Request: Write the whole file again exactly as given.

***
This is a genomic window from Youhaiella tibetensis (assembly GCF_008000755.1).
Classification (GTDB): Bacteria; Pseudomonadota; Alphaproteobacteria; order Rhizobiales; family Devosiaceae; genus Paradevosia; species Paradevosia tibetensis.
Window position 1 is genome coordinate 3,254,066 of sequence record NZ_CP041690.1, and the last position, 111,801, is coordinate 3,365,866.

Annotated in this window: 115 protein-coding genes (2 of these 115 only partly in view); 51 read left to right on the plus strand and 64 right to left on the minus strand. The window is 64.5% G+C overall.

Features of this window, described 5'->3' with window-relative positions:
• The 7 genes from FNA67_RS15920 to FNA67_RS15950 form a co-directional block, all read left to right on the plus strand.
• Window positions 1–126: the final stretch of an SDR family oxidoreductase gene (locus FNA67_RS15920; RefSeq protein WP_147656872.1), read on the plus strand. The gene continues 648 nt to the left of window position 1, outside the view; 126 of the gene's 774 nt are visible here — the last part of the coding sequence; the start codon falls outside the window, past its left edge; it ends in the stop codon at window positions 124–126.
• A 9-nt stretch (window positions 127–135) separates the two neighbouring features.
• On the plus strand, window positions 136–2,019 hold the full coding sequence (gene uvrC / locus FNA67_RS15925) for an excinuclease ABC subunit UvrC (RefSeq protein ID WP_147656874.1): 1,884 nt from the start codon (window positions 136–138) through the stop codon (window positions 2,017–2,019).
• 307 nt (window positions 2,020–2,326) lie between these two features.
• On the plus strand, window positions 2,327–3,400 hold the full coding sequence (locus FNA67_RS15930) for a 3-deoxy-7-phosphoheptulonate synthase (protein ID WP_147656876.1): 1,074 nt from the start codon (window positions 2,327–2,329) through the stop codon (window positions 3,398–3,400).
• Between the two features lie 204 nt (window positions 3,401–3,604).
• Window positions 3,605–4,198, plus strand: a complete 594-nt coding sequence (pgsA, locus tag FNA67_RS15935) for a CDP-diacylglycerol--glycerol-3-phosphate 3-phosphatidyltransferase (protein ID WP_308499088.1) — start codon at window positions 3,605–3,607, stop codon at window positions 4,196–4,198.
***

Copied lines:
This is a genomic window from Youhaiella tibetensis (assembly GCF_008000755.1).
Classification (GTDB): Bacteria; Pseudomonadota; Alphaproteobacteria; order Rhizobiales; family Devosiaceae; genus Paradevosia; species Paradevosia tibetensis.
Window position 1 is genome coordinate 3,254,066 of sequence record NZ_CP041690.1, and the last position, 111,801, is coordinate 3,365,866.

Annotated in this window: 115 protein-coding genes (2 of these 115 only partly in view); 51 read left to right on the plus strand and 64 right to left on the minus strand. The window is 64.5% G+C overall.

Features of this window, described 5'->3' with window-relative positions:
• The 7 genes from FNA67_RS15920 to FNA67_RS15950 form a co-directional block, all read left to right on the plus strand.
• Window positions 1–126: the final stretch of an SDR family oxidoreductase gene (locus FNA67_RS15920; RefSeq protein WP_147656872.1), read on the plus strand. The gene continues 648 nt to the left of window position 1, outside the view; 126 of the gene's 774 nt are visible here — the last part of the coding sequence; the start codon falls outside the window, past its left edge; it ends in the stop codon at window positions 124–126.
• A 9-nt stretch (window positions 127–135) separates the two neighbouring features.
• On the plus strand, window positions 136–2,019 hold the full coding sequence (gene uvrC / locus FNA67_RS15925) for an excinuclease ABC subunit UvrC (RefSeq protein ID WP_147656874.1): 1,884 nt from the start codon (window positions 136–138) through the stop codon (window positions 2,017–2,019).
• 307 nt (window positions 2,020–2,326) lie between these two features.
• On the plus strand, window positions 2,327–3,400 hold the full coding sequence (locus FNA67_RS15930) for a 3-deoxy-7-phosphoheptulonate synthase (protein ID WP_147656876.1): 1,074 nt from the start codon (window positions 2,327–2,329) through the stop codon (window positions 3,398–3,400).
• Between the two features lie 204 nt (window positions 3,401–3,604).
• Window positions 3,605–4,198, plus strand: a complete 594-nt coding sequence (pgsA, locus tag FNA67_RS15935) for a CDP-diacylglycerol--glycerol-3-phosphate 3-phosphatidyltransferase (protein ID WP_308499088.1) — start codon at window positions 3,605–3,607, stop codon at window positions 4,196–4,198.